To put this into perspective a traditional mercury thermometer contains about 500 mg.
These bulbs work by producing light when an electric current passes between two electrodes (also called cathodes) in a tube. This tube is filled with low-pressure mercury vapor and inert gases, such as argon and krypton.
Light is generated when electricity excites the mercury vapor to produce UV light that in turn interacts with the phosphor coating on the tube to produce visible light.
CFL's are completely safe (as they are hermetically sealed) so long as the bulb is intact or in use.
Mercury is considered highly toxic in a methylmercury from which, incidentally, is known to build up in some fish and shellfish species - examples being Tuna or swordfish. High exposure affects most of the human organs and is particularly dangerous for unborn babies and young children.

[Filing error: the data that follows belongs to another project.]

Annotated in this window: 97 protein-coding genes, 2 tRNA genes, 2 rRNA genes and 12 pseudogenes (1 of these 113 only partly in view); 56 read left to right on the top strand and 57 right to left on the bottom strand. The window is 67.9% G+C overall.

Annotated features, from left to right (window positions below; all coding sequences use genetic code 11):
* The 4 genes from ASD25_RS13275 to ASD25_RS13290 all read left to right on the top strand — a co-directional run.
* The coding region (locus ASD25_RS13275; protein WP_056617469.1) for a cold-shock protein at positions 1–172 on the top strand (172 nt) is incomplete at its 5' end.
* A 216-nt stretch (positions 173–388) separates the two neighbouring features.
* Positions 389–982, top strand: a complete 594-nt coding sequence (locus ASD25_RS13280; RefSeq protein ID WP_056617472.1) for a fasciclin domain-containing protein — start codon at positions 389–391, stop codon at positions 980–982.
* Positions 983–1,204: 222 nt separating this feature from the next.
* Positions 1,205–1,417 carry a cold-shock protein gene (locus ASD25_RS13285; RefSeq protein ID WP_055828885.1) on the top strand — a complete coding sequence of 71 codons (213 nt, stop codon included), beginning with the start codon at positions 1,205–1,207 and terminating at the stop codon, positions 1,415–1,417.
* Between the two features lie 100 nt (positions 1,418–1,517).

Once they have expired, it is very important you don't break them and dispose of them properly as Mercury is also very harmful to the environment. You should always try to dispose of them at your local toxic waste depot or recycling center rather than let them be buried at landfills.
6. Solar Panels Are Full of Cadmium
Solar panels have become very popular over the last few decades but did you know that some are packed with potentially dangerous elements? Older PV panels tend to be made be primarily made of some form of silicon but newer models are increasingly being built using thin-film solar cell technology.
This approach is cheaper than more 'traditional' panels and will likely come to gain significant market share in the future. These thin films tend to be made of Cadmium Telluride or Copper Indium Gallium Selenide (CIGS).
Both of these applications make use of a secondary layer of cadmium sulfide. Cadmium is a heavy metal that is both carcinogenic and genotoxic and, therefore, a potential mutagen.
Although it is highly unlikely to be of concern in our every day lives there is a concern when it comes to disposal of the panels at the end of their lives. There are few, if any, regulations in place to deal with such panels at present.